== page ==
On this week’s edition of the Talking Michigan Transportation podcast, conversations with senior Michigan Department of Transportation (MDOT) project manager Jonathan Loree and Michigan Lt. Gov. Garlin Gilchrist about some key MDOT projects aimed at enhancing connections for travelers in the city of Detroit.
The U.S. Department of Transportation announced on Nov. 22 $1 billion in Rebuilding American Infrastructure with Sustainability and Equity (RAISE) grants, including a grant for the long-planned intermodal facility in the New Center area of Detroit. This would allow for development of new passenger rail and intercity bus facilities in Detroit to accommodate growing ridership projections.
The news comes as MDOT continues work on some other key connectivity initiatives in Detroit:
· A conversion of the I-375 freeway to an urban boulevard with safe access for pedestrians and cyclists; and
· A study to transform Michigan Avenue from I-96 through the historic Corktown neighborhood to Campus Martius Park downtown and allow safer access for other users as well as economic development.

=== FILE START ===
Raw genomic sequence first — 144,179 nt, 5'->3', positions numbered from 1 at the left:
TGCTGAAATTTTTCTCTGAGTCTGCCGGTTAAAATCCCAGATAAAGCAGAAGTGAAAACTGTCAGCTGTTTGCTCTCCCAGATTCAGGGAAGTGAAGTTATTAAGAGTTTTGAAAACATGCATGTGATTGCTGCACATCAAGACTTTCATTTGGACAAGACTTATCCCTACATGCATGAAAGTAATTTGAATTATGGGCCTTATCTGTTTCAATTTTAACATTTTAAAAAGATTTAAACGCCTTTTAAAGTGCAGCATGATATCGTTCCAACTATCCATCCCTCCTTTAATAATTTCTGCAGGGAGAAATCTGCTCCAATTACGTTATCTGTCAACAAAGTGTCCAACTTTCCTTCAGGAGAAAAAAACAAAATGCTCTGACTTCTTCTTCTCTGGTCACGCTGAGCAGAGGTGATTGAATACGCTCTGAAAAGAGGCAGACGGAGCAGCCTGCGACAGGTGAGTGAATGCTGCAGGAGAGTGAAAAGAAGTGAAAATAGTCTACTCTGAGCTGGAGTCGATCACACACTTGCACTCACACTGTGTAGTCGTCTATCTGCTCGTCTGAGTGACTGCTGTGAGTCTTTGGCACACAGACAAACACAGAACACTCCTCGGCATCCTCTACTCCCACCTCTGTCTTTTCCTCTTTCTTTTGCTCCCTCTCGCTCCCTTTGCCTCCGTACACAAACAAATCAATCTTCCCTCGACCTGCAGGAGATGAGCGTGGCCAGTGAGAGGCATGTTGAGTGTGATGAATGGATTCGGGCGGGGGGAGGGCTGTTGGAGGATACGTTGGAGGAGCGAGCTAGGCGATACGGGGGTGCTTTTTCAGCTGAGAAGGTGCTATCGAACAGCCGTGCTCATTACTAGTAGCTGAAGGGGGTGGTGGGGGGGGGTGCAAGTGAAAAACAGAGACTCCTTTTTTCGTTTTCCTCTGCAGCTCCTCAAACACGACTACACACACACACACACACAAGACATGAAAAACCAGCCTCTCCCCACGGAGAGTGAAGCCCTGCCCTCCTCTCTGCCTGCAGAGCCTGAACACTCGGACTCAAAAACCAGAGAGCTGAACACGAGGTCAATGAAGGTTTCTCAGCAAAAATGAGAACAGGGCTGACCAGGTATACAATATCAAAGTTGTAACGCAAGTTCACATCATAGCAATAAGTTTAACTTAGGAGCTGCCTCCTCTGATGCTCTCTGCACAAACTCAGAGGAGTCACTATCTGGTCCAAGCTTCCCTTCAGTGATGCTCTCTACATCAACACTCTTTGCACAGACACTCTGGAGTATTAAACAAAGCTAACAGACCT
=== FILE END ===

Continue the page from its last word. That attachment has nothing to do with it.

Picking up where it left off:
Loree explains the projects and his work with City of Detroit officials, business owners and residents.
In a second segment, Lt. Gov. Gilchrist talks about growing up in Detroit and how rethinking transportation is aiding Detroit’s comeback. As discussed on a previous podcast, he talks about the social and environmental justice components of the I-375 project and how the same principles apply to developing the intermodal facility and rethinking Michigan Avenue.
Jeff Cranson: Welcome to the Talking Michigan Transportation podcast. I'm Jeff Cranson.
Cranson: This week, in the wake of news from the federal government that Michigan is receiving a $10 million grant to build an intermodal facility, we will be focusing on all things related to connectedness and what MDOT is doing in the city of Detroit to respond to the community's priorities for transportation. First, I’ll be speaking with Jonathan Loree, the senior project manager at MDOT involved in much of this work. Then later I’ll speak with Michigan Lt. Gov. Garlin Gilchrist, a resident of Detroit and a champion of increasing accessibility and mobility options for everyone. So, first up is Jonathan. Thank you for joining the podcast.